This often gets lost in the buzz over cabinet appointments and other high-profile issues, but one of the more fateful decisions Team Obama will need to make over the next few months involves the disposition of his remarkable field organization and volunteer/donor network. As noted in an LA Times story today by Peter Wallsten and Tom Hamburger, one approach is to fold the Obama organization into the Democratic National Committee and state party affiliates, which is normally what happens after a successful presidential campaign. The other is to keep his organization intact as something of a personal army that will work with, but not under, the national and state parties.
Advocates of the latter approach include key figures in the Obama campaign:
“If it’s in the party,” said Marshall Ganz, a Harvard University lecturer who helped design the training curriculum for Obama’s organizers, “that’s a way to kill it.”
Steve Hildebrand, Obama’s deputy campaign manager and an architect of the grass-roots network, has been warning the president-elect’s team that it risks turning off activists who were inspired by Obama but who never considered themselves a part of the Democratic Party.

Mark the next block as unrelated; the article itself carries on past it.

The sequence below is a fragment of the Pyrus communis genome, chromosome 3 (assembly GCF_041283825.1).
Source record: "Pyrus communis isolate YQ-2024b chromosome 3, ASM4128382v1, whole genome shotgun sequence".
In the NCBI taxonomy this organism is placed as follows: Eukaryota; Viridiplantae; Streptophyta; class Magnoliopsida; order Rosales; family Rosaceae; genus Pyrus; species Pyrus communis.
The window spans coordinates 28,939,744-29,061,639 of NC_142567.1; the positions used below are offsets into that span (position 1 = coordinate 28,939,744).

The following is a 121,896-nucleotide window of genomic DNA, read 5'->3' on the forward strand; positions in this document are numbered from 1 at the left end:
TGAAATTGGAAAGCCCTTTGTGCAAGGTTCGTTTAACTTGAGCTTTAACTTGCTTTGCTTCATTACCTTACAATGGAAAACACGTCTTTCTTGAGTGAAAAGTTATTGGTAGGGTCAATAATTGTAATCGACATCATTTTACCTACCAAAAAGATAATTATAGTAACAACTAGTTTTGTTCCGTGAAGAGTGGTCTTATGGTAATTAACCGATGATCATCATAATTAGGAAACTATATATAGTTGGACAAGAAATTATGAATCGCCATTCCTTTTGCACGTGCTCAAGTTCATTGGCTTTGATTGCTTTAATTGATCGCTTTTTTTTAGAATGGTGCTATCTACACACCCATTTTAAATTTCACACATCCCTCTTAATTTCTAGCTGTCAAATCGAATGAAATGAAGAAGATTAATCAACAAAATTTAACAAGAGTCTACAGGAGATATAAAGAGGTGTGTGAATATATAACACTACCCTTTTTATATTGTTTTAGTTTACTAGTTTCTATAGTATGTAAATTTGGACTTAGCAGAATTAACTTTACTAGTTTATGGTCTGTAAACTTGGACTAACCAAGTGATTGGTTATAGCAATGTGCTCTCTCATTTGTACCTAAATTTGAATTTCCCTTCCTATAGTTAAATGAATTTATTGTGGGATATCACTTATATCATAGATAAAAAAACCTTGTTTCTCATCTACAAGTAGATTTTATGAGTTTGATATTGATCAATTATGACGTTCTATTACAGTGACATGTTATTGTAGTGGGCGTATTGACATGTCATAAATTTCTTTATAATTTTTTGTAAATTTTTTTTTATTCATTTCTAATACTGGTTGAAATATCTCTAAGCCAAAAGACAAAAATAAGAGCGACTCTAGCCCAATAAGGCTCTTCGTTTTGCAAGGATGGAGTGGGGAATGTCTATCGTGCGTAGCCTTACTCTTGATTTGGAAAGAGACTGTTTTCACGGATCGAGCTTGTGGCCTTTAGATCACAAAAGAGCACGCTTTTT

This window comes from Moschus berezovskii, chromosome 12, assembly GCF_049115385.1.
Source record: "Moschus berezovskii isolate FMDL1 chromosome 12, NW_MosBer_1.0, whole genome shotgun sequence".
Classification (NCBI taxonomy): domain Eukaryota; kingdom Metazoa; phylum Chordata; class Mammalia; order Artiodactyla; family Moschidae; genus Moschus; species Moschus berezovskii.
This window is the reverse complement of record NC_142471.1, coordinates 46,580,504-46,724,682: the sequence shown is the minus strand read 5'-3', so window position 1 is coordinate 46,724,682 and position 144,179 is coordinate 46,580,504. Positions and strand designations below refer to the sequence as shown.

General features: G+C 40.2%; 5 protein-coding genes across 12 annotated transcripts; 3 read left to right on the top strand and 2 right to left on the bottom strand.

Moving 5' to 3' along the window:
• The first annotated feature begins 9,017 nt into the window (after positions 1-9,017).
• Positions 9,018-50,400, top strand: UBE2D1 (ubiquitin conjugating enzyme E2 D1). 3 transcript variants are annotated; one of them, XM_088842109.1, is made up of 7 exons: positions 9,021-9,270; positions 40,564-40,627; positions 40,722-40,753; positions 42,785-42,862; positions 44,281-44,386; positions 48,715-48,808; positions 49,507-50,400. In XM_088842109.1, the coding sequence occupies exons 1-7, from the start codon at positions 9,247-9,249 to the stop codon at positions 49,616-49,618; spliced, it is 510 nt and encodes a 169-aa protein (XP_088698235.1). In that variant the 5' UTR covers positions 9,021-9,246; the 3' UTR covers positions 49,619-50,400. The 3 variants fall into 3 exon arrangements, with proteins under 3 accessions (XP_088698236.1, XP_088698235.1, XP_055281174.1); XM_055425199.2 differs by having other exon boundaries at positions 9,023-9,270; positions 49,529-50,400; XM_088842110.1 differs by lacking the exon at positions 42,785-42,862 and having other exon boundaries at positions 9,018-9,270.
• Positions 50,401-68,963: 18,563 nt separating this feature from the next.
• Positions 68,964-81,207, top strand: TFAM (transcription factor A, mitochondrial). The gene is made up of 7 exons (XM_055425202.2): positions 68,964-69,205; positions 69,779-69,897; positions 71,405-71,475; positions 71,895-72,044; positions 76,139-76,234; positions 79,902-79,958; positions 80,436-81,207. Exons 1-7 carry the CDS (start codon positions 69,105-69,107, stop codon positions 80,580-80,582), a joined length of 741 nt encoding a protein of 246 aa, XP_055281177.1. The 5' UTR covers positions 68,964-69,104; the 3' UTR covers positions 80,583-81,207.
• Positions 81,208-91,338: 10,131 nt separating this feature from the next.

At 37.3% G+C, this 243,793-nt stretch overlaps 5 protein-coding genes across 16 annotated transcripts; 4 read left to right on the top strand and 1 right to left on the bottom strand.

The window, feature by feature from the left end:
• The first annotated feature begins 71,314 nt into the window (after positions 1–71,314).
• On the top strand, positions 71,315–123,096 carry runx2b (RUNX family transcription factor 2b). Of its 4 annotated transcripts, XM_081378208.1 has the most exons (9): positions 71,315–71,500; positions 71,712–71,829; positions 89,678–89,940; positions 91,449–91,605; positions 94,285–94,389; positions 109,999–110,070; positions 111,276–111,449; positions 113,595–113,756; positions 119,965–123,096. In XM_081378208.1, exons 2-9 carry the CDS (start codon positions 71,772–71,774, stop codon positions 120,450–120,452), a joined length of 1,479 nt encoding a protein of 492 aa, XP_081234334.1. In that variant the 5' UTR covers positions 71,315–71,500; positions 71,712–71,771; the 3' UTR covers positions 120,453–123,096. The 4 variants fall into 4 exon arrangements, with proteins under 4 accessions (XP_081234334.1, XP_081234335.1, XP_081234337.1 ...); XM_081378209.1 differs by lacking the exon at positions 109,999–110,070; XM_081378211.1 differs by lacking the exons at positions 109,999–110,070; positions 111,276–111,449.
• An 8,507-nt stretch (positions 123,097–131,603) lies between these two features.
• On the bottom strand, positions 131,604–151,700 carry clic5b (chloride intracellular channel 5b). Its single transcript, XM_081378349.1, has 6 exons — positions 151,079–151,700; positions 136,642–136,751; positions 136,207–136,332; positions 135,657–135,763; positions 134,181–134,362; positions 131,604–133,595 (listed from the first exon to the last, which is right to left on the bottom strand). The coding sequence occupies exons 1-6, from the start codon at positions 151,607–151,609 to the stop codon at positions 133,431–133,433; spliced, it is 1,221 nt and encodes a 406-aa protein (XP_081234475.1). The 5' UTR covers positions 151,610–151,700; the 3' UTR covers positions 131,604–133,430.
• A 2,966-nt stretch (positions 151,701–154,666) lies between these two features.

These people, Hildebrand said, could be inspired to fight for Obama’s proposals to overhaul healthcare or combat global warming, but would reject appeals that sounded like old-fashioned partisan politics.
Hildebrand’s comments are especially interesting since his name as come up a lot in the last week as a potential quarterback at the DNC (probably under a more visible “figurehead” general chairman).
There are those who say the formal arrangements may not ultimately matter:
“At the end of the day, they own the DNC,” said one party advisor familiar with the internal debate who requested anonymity because of the sensitivity of discussing deliberations. “Whether they merge their mailing lists or keep Obama for America as a separate entity doesn’t really matter,” the strategist added, using the campaign’s official name.
Well, that may be true so long as Obama’s agenda and that of Democrats generally remain closely yoked together. But part of the new administration’s strategy may be to try to build grassroots bipartisan and nonpartisan support for his initiatives, redeeming his post-partisan rhetoric through action around the country rather than through deal-cutting or accomodation in Washington.
This is an issue with more complex strategic implications than might at first appear, and bears watching as the transition turns into governing.